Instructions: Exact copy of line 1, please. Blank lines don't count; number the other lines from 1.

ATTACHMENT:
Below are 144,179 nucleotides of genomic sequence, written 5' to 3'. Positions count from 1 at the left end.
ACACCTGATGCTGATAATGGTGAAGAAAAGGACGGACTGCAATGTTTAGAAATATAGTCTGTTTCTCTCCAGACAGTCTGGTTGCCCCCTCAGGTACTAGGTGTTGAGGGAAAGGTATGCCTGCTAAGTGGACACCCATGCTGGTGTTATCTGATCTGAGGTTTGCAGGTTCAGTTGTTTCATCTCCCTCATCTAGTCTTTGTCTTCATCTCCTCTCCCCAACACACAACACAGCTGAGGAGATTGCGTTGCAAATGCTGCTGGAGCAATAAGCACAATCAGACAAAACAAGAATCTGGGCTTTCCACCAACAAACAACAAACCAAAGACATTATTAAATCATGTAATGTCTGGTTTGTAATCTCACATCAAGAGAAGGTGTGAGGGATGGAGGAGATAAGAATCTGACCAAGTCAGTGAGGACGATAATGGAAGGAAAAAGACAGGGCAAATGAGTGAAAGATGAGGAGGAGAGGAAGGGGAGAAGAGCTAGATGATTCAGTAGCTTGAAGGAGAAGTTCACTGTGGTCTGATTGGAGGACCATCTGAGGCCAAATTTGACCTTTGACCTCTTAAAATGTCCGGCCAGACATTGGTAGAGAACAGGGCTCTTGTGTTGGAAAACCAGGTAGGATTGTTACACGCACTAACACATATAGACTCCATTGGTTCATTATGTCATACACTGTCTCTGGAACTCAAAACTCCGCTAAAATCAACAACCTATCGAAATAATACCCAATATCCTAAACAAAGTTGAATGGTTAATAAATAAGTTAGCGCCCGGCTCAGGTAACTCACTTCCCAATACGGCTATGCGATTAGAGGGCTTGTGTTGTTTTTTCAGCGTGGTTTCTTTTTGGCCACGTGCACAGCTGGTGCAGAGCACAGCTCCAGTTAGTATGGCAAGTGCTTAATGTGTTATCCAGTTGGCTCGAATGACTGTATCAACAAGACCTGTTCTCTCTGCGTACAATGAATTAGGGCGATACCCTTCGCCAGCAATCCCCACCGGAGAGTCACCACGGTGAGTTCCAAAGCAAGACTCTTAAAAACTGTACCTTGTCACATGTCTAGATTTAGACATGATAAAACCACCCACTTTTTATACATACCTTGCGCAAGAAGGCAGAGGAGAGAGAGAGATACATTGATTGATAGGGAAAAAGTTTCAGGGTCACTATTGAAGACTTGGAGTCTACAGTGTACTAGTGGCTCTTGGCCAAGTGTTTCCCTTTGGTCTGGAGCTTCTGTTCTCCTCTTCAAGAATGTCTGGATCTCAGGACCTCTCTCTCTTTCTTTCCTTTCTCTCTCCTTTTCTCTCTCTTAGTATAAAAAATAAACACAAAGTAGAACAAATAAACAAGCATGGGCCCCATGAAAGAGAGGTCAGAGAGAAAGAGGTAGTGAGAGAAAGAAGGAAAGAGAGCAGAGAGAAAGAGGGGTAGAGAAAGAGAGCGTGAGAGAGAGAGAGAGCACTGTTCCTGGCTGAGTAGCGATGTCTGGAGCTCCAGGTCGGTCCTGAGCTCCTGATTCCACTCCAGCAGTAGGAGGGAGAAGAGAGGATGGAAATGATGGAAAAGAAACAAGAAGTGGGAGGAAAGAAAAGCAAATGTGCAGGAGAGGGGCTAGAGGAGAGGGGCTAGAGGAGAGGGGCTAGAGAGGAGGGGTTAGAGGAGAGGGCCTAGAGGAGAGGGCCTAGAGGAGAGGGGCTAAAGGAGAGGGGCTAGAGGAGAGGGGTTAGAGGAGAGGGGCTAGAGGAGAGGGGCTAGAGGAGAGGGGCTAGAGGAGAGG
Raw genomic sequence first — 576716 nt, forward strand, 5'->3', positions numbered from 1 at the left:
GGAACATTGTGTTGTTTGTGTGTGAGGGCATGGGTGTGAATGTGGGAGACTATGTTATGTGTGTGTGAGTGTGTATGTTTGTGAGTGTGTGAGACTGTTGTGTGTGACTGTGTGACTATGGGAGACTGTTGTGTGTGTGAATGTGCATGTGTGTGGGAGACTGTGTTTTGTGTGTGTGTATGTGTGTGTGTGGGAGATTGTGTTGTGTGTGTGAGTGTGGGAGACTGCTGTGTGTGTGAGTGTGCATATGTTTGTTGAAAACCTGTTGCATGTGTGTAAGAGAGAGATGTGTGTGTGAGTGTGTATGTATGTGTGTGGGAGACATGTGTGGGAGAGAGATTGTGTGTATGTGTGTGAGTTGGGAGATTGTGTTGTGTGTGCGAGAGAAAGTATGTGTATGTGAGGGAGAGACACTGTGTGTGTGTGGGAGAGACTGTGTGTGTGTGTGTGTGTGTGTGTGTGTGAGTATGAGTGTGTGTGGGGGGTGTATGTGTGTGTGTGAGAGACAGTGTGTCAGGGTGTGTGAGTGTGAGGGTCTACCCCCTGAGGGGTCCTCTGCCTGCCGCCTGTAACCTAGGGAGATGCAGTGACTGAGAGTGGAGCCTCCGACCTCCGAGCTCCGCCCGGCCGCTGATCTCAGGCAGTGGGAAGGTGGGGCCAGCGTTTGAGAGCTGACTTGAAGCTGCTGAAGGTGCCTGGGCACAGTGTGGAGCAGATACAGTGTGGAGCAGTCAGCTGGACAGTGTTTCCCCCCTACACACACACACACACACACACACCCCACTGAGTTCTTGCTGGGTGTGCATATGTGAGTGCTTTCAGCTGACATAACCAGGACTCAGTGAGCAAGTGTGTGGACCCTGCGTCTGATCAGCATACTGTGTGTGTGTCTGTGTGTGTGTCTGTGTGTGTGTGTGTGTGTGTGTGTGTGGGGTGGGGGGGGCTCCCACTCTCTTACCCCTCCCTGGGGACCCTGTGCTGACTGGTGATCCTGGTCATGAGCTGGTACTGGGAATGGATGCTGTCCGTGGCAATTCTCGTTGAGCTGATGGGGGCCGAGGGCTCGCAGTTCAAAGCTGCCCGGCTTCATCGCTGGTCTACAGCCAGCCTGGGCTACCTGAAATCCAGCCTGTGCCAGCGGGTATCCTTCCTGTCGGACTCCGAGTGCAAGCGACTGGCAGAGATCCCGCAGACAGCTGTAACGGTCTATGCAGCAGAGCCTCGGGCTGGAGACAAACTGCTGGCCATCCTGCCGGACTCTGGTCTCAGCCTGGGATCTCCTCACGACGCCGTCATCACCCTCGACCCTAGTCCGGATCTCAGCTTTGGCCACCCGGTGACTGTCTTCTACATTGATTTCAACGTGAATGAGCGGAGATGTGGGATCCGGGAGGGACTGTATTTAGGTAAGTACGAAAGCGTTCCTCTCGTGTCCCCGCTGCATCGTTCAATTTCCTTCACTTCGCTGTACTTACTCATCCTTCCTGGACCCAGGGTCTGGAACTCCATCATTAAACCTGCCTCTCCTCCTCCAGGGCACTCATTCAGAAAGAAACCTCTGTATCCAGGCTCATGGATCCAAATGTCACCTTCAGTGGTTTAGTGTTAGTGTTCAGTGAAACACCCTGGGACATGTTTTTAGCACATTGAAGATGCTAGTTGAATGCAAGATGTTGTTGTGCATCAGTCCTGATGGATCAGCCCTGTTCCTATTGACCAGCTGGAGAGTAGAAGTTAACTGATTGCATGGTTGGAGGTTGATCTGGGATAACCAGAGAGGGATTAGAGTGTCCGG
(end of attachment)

Below are 144,179 nucleotides of genomic sequence, written 5' to 3'. Positions count from 1 at the left end.